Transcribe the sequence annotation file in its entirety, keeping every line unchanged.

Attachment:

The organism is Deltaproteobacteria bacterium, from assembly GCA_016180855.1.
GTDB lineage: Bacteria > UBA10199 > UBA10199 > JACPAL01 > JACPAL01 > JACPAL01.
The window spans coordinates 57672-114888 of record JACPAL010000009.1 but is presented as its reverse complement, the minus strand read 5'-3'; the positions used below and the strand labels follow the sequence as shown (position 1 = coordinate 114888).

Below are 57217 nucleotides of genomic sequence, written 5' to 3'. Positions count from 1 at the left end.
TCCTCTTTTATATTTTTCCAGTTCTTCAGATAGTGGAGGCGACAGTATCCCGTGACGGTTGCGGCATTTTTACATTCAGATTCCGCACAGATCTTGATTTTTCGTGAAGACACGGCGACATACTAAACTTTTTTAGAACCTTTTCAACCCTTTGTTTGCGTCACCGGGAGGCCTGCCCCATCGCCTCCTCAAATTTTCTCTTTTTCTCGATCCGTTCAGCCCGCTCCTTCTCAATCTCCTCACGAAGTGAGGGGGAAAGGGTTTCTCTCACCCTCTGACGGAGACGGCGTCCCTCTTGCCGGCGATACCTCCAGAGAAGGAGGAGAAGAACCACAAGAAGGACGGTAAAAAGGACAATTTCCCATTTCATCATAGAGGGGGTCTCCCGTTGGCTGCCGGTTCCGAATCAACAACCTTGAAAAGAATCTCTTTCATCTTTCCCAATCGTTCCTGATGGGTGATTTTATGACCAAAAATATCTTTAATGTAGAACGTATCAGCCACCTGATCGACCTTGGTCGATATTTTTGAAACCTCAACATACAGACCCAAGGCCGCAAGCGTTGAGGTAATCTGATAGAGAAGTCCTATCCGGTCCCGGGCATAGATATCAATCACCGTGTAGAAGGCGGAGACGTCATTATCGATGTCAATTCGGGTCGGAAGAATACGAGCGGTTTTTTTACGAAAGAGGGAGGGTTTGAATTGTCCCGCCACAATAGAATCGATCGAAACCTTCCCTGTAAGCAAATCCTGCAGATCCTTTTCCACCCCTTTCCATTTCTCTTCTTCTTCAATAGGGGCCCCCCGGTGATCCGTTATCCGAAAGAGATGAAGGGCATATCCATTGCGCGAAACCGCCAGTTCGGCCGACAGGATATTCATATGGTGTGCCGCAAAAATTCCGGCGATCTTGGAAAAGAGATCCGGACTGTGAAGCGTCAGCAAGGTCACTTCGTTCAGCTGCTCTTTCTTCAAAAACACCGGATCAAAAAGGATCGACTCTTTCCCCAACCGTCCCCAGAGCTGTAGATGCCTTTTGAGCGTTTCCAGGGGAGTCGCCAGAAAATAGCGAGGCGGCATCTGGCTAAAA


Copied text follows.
The organism is Deltaproteobacteria bacterium, from assembly GCA_016180855.1.
GTDB lineage: Bacteria > UBA10199 > UBA10199 > JACPAL01 > JACPAL01 > JACPAL01.
The window spans coordinates 57672-114888 of record JACPAL010000009.1 but is presented as its reverse complement, the minus strand read 5'-3'; the positions used below and the strand labels follow the sequence as shown (position 1 = coordinate 114888).

Below are 57217 nucleotides of genomic sequence, written 5' to 3'. Positions count from 1 at the left end.
TCCTCTTTTATATTTTTCCAGTTCTTCAGATAGTGGAGGCGACAGTATCCCGTGACGGTTGCGGCATTTTTACATTCAGATTCCGCACAGATCTTGATTTTTCGTGAAGACACGGCGACATACTAAACTTTTTTAGAACCTTTTCAACCCTTTGTTTGCGTCACCGGGAGGCCTGCCCCATCGCCTCCTCAAATTTTCTCTTTTTCTCGATCCGTTCAGCCCGCTCCTTCTCAATCTCCTCACGAAGTGAGGGGGAAAGGGTTTCTCTCACCCTCTGACGGAGACGGCGTCCCTCTTGCCGGCGATACCTCCAGAGAAGGAGGAGAAGAACCACAAGAAGGACGGTAAAAAGGACAATTTCCCATTTCATCATAGAGGGGGTCTCCCGTTGGCTGCCGGTTCCGAATCAACAACCTTGAAAAGAATCTCTTTCATCTTTCCCAATCGTTCCTGATGGGTGATTTTATGACCAAAAATATCTTTAATGTAGAACGTATCAGCCACCTGATCGACCTTGGTCGATATTTTTGAAACCTCAACATACAGACCCAAGGCCGCAAGCGTTGAGGTAATCTGATAGAGAAGTCCTATCCGGTCCCGGGCATAGATATCAATCACCGTGTAGAAGGCGGAGACGTCATTATCGATGTCAATTCGGGTCGGAAGAATACGAGCGGTTTTTTTACGAAAGAGGGAGGGTTTGAATTGTCCCGCCACAATAGAATCGATCGAAACCTTCCCTGTAAGCAAATCCTGCAGATCCTTTTCCACCCCTTTCCATTTCTCTTCTTCTTCAATAGGGGCCCCCCGGTGATCCGTTATCCGAAAGAGATGAAGGGCATATCCATTGCGCGAAACCGCCAGTTCGGCCGACAGGATATTCATATGGTGTGCCGCAAAAATTCCGGCGATCTTGGAAAAGAGATCCGGACTGTGAAGCGTCAGCAAGGTCACTTCGTTCAGCTGCTCTTTCTTCAAAAACACCGGATCAAAAAGGATCGACTCTTTCCCCAACCGTCCCCAGAGCTGTAGATGCCTTTTGAGCGTTTCCAGGGGAGTCGCCAGAAAATAGCGAGGCGGCATCTGGCTAAAA